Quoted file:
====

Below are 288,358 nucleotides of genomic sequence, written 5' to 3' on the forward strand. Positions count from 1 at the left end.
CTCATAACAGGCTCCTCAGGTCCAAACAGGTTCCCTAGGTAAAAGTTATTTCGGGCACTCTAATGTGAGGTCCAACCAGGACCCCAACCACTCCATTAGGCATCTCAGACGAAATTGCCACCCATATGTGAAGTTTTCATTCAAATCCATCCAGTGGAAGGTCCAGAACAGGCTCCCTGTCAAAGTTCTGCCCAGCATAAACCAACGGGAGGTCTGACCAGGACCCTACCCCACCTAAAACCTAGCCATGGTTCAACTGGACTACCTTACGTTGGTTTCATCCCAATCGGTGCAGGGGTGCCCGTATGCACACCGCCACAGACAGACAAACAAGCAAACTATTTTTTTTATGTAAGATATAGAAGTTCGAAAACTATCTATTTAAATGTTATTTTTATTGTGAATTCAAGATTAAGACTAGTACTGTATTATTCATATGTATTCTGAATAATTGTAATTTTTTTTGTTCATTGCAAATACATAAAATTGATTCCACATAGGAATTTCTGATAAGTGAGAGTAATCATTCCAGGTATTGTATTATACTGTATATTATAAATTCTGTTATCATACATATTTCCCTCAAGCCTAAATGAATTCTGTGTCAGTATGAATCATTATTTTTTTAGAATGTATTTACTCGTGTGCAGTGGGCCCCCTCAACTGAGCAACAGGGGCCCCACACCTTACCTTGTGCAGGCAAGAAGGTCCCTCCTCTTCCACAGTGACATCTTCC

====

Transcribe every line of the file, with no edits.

Below are 288,358 nucleotides of genomic sequence, written 5' to 3' on the forward strand. Positions count from 1 at the left end.
CTCATAACAGGCTCCTCAGGTCCAAACAGGTTCCCTAGGTAAAAGTTATTTCGGGCACTCTAATGTGAGGTCCAACCAGGACCCCAACCACTCCATTAGGCATCTCAGACGAAATTGCCACCCATATGTGAAGTTTTCATTCAAATCCATCCAGTGGAAGGTCCAGAACAGGCTCCCTGTCAAAGTTCTGCCCAGCATAAACCAACGGGAGGTCTGACCAGGACCCTACCCCACCTAAAACCTAGCCATGGTTCAACTGGACTACCTTACGTTGGTTTCATCCCAATCGGTGCAGGGGTGCCCGTATGCACACCGCCACAGACAGACAAACAAGCAAACTATTTTTTTTATGTAAGATATAGAAGTTCGAAAACTATCTATTTAAATGTTATTTTTATTGTGAATTCAAGATTAAGACTAGTACTGTATTATTCATATGTATTCTGAATAATTGTAATTTTTTTTGTTCATTGCAAATACATAAAATTGATTCCACATAGGAATTTCTGATAAGTGAGAGTAATCATTCCAGGTATTGTATTATACTGTATATTATAAATTCTGTTATCATACATATTTCCCTCAAGCCTAAATGAATTCTGTGTCAGTATGAATCATTATTTTTTTAGAATGTATTTACTCGTGTGCAGTGGGCCCCCTCAACTGAGCAACAGGGGCCCCACACCTTACCTTGTGCAGGCAAGAAGGTCCCTCCTCTTCCACAGTGACATCTTCC